Another thing I gotta add is, before ANYONE starts to blame the county government for this, you gotta remember, this is a STATE issue, not the county's. Contacting the County Board of Supes is NOT gonna yield anything other than being redirected to the UC Regents.
The UC system is a state run entity & w/ that said, it is its own island next to a community that houses the majority of its high paying customers.
Along w/ being its own island, it's also subject to its own rules & this is where the failure begins. There's minimal to zero concern as to the impacts of its neighbor, Isla Vista. This has been proven time & again.
The ONLY time anything in IV is of concern to UCSB is when a crime is committed near UCSB property & as a function of the Clery Act, they are REQUIRED to report it.
Other than that, it's a "let em' eat cake" approach where students are shuffled out into IV to make room for the next incoming class, all the time knowing the housing options are limited in IV.
It simply comes down to UCSB building more housing on the campus itself, but hey, it's the "research" buildings that bring the $$$ in! Actually, no, it's the students & their tuition that does.

letmego Jul 06, 2021 09:29 AM
As UCSB Grows and Grows, It Falls Way Behind on Building Housing

Basically what Byz said. Also, it depends on what you call "young". We bought our home (not a million, because awhile ago, but still ~$800k, then again, we weren't making six figures). We were in our mid-30s, no kids yet. That didn't seem young then but does now, ha! And...we rented for years, we saved money. We bought small used cars and drove them until they died. Were a 1-car family for awhile and rode our bikes. So, in our mid-30s, we'd been saving money for almost 15 years.

Other people get down payments from:
1. Stock options (lotta Google-Amazon in town these days).
2. Parents (gifts)
3. Inheritances (grandparents)

Plus, some people just live closer to the "edge" than others. Some don't put 20% down, and they rent rooms to friends.

Surfeit Jul 02, 2021 09:57 AM
As UCSB Grows and Grows, It Falls Way Behind on Building Housing

My granddaughter who attends the University of Maastricht in The Netherlands is coming to UCSB as an exchange student as part of a reciprocal program the UC system has with her university. First UCSB offers no assistance or support for housing for exchange students and trying to find housing for the Fall term from Maastricht is nearly impossible. She has tried diligently with no success. I read the comment about the Asian students who had no trouble affording the rent, but what about those students who are less affluent? And shame on UCSB for allowing students to upend their lives to come here without providing even minimal assistance.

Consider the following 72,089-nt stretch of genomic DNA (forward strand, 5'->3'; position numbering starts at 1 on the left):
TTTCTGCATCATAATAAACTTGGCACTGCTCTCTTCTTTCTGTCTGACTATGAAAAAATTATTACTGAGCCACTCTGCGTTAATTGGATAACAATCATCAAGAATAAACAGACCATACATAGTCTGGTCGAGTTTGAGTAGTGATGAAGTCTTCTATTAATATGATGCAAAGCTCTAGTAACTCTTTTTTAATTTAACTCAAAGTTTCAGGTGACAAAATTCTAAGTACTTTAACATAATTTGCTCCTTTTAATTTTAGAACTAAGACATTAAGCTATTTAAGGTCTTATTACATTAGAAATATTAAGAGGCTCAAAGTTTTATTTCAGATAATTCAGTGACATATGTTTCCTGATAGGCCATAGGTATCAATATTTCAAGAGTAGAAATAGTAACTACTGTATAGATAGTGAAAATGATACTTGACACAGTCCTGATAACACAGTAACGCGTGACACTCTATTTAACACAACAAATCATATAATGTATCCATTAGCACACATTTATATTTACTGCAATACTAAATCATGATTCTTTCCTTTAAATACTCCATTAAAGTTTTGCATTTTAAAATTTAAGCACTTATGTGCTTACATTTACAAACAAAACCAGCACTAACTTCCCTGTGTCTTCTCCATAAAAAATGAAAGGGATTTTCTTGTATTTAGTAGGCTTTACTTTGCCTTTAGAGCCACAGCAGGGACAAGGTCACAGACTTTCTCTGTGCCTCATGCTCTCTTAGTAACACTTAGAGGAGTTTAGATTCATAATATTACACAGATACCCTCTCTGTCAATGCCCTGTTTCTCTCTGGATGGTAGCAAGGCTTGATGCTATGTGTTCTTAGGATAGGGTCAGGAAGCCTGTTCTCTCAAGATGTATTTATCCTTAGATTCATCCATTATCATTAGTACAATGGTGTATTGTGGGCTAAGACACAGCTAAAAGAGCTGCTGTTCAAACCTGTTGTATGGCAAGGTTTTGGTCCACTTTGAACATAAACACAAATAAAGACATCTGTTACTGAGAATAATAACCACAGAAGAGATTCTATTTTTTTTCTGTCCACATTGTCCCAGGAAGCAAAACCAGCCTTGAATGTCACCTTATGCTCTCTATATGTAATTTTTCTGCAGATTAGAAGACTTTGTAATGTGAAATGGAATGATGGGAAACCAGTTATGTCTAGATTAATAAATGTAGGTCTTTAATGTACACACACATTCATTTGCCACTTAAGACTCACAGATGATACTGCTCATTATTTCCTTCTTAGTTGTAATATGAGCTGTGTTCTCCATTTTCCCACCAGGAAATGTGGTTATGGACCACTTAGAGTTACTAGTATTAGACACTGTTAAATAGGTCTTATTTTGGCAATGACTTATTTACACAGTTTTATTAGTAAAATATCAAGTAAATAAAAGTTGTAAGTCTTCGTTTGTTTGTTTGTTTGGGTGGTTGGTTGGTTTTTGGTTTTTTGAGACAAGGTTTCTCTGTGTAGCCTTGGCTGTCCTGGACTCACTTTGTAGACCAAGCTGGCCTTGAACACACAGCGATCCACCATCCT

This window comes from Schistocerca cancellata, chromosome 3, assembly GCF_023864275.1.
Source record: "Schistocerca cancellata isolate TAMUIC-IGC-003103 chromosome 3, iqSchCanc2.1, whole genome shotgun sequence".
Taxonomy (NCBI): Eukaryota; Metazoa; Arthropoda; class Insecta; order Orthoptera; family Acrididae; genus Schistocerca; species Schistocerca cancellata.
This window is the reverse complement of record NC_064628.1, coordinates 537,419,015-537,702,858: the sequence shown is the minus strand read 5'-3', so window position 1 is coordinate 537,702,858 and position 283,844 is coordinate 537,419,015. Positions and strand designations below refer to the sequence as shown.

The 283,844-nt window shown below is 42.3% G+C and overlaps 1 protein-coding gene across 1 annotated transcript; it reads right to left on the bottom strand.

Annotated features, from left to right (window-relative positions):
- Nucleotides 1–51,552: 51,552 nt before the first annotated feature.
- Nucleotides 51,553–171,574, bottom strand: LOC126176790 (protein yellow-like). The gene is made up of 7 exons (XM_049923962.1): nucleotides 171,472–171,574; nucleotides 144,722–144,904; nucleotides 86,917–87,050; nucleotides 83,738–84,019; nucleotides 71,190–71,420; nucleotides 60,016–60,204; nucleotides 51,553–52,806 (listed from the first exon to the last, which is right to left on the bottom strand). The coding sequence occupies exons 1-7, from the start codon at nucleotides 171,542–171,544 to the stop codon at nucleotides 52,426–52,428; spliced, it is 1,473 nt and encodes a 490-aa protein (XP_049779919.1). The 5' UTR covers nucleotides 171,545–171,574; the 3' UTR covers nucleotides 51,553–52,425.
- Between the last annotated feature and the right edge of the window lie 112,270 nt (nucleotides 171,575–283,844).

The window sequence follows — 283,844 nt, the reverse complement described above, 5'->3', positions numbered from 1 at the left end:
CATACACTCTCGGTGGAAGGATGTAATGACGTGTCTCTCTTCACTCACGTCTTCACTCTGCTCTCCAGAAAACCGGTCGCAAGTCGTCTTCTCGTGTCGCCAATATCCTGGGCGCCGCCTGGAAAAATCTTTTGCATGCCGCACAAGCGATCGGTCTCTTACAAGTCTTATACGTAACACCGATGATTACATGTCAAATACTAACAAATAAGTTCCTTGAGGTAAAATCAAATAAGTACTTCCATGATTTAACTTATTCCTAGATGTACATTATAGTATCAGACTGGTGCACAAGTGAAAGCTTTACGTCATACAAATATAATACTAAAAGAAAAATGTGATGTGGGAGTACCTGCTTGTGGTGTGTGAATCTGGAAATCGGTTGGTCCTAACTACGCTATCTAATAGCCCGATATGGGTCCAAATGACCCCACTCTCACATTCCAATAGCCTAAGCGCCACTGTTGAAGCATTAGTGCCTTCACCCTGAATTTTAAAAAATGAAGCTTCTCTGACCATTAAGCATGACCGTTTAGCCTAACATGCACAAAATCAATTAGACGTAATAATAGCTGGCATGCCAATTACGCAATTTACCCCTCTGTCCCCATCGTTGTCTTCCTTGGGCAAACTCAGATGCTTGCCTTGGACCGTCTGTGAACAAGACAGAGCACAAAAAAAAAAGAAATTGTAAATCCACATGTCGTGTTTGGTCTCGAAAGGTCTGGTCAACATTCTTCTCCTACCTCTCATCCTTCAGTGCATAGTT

Byzantium Jul 02, 2021 11:56 AM
As UCSB Grows and Grows, It Falls Way Behind on Building Housing

Did your grand daughter mention in her application she had a grandmother already living in the UCSB area? Sometimes "housing" in this area is offered with an au pair or light housekeeping obligation in exchange for a reduced room rental. An option to explore.

CoastWatch Jul 01, 2021 09:24 PM
As UCSB Grows and Grows, It Falls Way Behind on Building Housing

My neighbor across the street had a studio addition built ... He rented to Chinese students who had no issue paying $3000 a month, in addition to the brand new cars they would buy at SB Auto Group. One had a new BMW, the other had a Porsche- I guess the international students are good for the economy and bad for the rental market....

a-1625186282 Jul 01, 2021 05:38 PM
As UCSB Grows and Grows, It Falls Way Behind on Building Housing

Wasn't there a requirement from the Coastal Commission back when for UCSB to have X number of students? It's now X+++.

And, if so, how can one find out? Should our local representative, councilmember Harmon, know? ...or since she is so new in town and especially to the coastal commission, be able to find out? ...

a-1625184944 Jul 01, 2021 05:15 PM
As UCSB Grows and Grows, It Falls Way Behind on Building Housing

Yes, look at the root cause ( a phrase that seems to be in vogue these days). We don't have a housing crisis, we have an immigration crisis. Every person that crosses the borders with the intent to live here puts an increasing strain on the housing for the American people.

SBSand Jul 01, 2021 03:28 PM
As UCSB Grows and Grows, It Falls Way Behind on Building Housing

Having so many local colleges has always made it hard to be a renter in this city but it just gets worse and worse as the school increases their amount of students and faculty without housing them. More student housing would really help resolve some of the difficulties but UCSB has never been a good neighbor and I don't see that changing anytime soon. Not unless they are forced somehow.

Byzantium Jul 01, 2021 02:20 PM
As UCSB Grows and Grows, It Falls Way Behind on Building Housing

UCSB started adding a lot of housing in the recent past, but not to alleviate any local housing shortage. Instead they used on-campus housing to keep tighter control on off-campus student conduct which had gotten totally out of control in IV and surrounds. Continuing to add on-campus housing and reducing enrollments to live within their housing opportunities could open a lot of "affordable" housing in IV for local general housing needs. Live within your means, UCSB.

PitMix Jul 06, 2021 08:02 AM
As UCSB Grows and Grows, It Falls Way Behind on Building Housing

7:45, the fake windows are part of being energy efficient. Yes, it's offputting, but a lot of offputting strategies are going to have to be tried if we are going to stop having 110 deg days in Portland with out current population....

a-1625193928 Jul 01, 2021 07:45 PM
As UCSB Grows and Grows, It Falls Way Behind on Building Housing